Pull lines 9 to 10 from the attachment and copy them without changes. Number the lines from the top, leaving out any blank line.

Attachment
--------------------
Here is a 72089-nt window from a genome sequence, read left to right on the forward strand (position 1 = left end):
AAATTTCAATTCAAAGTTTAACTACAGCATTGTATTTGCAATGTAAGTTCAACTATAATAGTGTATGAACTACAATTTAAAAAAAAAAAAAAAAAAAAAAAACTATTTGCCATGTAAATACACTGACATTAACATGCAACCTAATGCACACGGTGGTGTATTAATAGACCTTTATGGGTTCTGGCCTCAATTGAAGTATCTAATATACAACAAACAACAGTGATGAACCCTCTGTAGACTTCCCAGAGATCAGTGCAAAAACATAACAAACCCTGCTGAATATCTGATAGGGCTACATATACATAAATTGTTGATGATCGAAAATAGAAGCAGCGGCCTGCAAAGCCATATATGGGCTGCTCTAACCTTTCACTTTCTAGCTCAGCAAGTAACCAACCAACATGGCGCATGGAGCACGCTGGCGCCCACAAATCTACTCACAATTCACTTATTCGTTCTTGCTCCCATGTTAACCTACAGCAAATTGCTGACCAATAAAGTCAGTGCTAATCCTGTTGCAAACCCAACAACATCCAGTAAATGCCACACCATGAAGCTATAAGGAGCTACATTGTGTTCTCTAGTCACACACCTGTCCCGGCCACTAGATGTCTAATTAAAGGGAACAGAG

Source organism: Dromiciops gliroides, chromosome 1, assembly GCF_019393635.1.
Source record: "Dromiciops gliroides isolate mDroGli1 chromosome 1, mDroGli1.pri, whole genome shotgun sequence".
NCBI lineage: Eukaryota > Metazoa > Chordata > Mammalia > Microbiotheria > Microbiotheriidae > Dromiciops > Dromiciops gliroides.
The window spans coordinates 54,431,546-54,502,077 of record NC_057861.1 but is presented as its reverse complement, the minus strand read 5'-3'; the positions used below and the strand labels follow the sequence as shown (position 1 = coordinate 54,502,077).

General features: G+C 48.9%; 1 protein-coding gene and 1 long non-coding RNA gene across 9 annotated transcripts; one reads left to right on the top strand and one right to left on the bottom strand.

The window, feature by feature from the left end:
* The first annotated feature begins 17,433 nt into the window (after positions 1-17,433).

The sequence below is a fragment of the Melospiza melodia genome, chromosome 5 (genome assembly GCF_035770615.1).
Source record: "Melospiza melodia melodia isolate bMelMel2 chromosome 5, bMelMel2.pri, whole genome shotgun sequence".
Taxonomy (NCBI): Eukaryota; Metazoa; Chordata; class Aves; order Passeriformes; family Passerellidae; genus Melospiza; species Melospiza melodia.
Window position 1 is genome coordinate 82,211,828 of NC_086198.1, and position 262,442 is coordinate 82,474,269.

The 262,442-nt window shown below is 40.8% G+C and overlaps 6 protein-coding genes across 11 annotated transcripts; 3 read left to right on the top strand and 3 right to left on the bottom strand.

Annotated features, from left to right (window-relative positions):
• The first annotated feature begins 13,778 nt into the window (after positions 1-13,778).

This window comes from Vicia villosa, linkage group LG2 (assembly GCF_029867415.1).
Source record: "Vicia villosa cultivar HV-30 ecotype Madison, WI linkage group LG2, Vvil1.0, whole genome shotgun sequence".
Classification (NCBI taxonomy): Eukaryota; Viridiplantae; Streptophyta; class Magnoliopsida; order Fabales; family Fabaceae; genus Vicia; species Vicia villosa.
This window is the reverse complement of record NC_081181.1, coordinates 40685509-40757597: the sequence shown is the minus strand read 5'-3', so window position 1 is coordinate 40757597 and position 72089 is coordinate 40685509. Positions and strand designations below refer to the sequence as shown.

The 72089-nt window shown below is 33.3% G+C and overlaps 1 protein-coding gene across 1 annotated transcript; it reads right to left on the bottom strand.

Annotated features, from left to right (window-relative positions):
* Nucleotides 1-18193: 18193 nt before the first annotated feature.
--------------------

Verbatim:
* The first annotated feature begins 17,433 nt into the window (after positions 1-17,433).

The sequence below is a fragment of the Melospiza melodia genome, chromosome 5 (genome assembly GCF_035770615.1).